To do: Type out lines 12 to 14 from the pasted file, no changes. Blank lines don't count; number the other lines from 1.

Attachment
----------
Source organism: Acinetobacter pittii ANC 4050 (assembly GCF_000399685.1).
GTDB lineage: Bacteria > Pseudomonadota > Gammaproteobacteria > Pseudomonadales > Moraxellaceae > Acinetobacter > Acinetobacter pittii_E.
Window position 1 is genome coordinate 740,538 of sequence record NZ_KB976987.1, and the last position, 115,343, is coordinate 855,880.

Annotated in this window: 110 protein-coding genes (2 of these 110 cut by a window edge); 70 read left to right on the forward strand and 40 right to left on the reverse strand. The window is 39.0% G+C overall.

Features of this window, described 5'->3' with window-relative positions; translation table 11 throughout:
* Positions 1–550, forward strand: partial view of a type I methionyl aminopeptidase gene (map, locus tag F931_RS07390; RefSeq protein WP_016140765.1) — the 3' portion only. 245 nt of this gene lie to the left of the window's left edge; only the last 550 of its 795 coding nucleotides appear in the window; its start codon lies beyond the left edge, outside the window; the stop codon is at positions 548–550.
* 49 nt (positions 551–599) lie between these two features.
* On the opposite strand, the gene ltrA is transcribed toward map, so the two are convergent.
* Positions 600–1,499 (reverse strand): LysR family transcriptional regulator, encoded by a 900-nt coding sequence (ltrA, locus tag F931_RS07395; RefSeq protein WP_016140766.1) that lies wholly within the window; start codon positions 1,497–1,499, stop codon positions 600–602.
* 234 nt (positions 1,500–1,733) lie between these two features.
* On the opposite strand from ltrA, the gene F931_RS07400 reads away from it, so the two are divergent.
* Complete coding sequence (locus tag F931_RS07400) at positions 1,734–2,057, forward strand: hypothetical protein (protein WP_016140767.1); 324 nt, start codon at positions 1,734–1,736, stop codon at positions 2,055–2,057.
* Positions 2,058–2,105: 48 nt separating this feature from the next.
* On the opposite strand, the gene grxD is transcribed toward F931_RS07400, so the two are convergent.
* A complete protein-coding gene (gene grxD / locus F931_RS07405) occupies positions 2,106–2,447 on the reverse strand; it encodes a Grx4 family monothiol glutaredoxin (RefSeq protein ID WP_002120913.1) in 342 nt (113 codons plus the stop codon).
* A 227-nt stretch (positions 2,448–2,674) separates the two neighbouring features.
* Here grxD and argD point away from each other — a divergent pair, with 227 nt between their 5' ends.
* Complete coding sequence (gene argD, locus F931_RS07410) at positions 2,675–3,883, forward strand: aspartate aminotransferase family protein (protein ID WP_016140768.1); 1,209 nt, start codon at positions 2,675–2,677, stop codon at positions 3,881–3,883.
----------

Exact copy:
* Complete coding sequence (locus tag F931_RS07400) at positions 1,734–2,057, forward strand: hypothetical protein (protein WP_016140767.1); 324 nt, start codon at positions 1,734–1,736, stop codon at positions 2,055–2,057.
* Positions 2,058–2,105: 48 nt separating this feature from the next.
* On the opposite strand, the gene grxD is transcribed toward F931_RS07400, so the two are convergent.